A Review of My Book by Someone Who Had Never Heard of Me
D. Forman had never heard of me. She had never read my blog, and she did not know that I had recently published my first book, A Chronicle of Echoes, a well-researched whistle blower on numerous major players exploiting American public education in the name of “reform.”
She found my book when perusing the Amazon.com site; read the positive reviews by those kind enough to write them, and decided to buy my book.
On May 16, 2014, D. Forman (who also identifies herself as “Ben’s mom,” was kind enough to write her own review.
Here it is, reproduced in full:
May 16, 2014
D. Forman “Ben’s Mom” (Decatur, Ga)
I was looking for a book that would help me to connect the dots for what has been happening today in America’s Public Schools. I understand the history after reading Charlotte Iserbyt’s Deliberate Dumbing Down of America, but wanted to get a clearer picture of education today and the movers and shakers in the education industry.
Mercedes K. Schneider does a fabulous job of linking those involved in education reform and the tangled web that they weave in a clear and concise picture that those just learning about Common Core and education reform to ones who know a great will benefit from what is explained. Each chapter is on a different player (person or group) and can stand alone as reference material, if you want to learn more about one particular person or group. Reading the book chapter by chapter as I did, left me pondering what I know, and how things are all pieced together. At the end of each chapter I had to soak the information in and often went back to make sure that what I thought was actually what was meant.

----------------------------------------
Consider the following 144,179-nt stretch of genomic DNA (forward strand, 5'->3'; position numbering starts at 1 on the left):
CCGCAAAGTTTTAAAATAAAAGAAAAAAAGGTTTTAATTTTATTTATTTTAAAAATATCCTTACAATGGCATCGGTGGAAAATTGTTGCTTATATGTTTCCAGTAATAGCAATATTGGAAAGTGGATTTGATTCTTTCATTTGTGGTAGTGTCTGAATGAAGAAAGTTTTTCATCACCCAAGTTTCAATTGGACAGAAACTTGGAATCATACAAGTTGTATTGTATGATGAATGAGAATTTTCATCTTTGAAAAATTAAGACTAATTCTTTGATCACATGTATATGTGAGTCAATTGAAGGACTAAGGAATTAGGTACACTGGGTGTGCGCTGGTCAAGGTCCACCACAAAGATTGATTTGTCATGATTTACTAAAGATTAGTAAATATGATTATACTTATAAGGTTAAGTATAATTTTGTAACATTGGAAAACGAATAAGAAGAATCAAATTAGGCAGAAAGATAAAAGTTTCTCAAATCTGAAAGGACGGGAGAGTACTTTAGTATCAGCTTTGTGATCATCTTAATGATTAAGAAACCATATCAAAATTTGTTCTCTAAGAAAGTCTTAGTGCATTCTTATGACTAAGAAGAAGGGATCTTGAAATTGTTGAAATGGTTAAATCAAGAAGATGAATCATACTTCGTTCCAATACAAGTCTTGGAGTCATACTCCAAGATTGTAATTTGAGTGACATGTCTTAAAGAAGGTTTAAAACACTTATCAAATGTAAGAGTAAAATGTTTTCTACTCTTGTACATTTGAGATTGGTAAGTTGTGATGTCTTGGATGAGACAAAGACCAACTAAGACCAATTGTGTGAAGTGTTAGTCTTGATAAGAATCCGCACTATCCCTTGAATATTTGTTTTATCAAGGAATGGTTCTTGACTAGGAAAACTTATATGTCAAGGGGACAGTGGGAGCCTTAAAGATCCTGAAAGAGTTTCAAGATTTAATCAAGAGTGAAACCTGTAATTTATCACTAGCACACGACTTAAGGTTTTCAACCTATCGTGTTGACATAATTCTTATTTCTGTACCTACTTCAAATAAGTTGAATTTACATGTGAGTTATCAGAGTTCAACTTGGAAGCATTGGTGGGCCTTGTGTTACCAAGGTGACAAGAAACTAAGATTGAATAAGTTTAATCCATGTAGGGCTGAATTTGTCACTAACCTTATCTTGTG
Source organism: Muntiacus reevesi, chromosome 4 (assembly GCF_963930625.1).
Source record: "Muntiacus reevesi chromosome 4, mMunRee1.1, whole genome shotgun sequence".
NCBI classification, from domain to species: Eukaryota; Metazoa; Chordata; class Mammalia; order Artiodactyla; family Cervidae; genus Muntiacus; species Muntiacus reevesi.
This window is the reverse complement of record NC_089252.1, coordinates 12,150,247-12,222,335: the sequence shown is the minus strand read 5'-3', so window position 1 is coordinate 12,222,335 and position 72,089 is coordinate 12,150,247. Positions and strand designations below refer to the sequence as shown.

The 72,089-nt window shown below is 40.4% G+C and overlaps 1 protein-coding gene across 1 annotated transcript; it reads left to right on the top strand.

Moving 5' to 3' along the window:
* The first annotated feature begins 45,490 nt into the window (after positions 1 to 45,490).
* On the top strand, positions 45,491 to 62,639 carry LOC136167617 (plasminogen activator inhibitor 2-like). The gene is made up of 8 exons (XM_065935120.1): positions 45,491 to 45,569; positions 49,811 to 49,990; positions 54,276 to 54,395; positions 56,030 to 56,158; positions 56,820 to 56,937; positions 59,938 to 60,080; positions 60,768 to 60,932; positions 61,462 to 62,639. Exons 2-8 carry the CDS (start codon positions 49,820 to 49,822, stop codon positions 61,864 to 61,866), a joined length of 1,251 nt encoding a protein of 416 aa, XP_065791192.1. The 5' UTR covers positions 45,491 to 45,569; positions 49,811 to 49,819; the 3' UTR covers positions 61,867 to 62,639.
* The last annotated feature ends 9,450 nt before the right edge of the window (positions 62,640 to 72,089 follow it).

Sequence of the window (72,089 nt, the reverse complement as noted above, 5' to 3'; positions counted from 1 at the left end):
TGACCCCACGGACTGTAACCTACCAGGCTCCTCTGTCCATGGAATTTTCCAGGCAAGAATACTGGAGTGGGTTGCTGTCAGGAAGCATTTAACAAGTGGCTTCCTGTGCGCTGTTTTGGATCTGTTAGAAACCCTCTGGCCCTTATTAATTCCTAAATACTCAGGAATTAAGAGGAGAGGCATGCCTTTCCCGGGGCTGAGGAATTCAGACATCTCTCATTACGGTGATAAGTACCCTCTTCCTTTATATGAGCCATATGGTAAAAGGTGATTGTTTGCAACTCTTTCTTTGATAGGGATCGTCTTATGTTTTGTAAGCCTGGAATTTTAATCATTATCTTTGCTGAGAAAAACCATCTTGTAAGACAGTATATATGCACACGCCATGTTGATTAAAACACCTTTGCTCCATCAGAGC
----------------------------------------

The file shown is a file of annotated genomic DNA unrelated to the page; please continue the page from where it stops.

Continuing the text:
A Chronicle of Echoes is a book that will be savored and not read and thrown to the side. It’s given me greater insight and knowledge to a topic that I had a fairly good idea about. It helped me to connect dots from experiences of my 16 years of teaching in Chicago Public Schools, in charter schools, in Georgia, and as an education consultant working with and training teachers all over the country. My mind has been working over time processing what I am learning with the knowledge and experiences that I have had.
The book is meticulously noted at the end, which makes it easy to lead skeptics to original sources.
I stumbled upon this book while on Amazon looking for a book about Common Core and education reform. I had no idea who Mercedes was and had never heard of her blog. I purchased this book based on the reviews, and I must say that it was money well spent and I will be buying a hard back version that isn’t written in, as a reference book for my library and for future generations to learn from.
If you are looking for a well thought out and researched book on the players of public school education reform you need to read this book to thoroughly understand the layers of this tangled and complicated web.
My heartfelt thanks to D. Forman and others who have read my book, judged it to be quality, and have published their thoughts in a show of support for my work.
If you have read a good book lately and are able to leave a review on a site like Amazon.com, please do so. It is a real help to the authors– many of whom have no sophisticated, financed public relations campaigns– in promoting their work.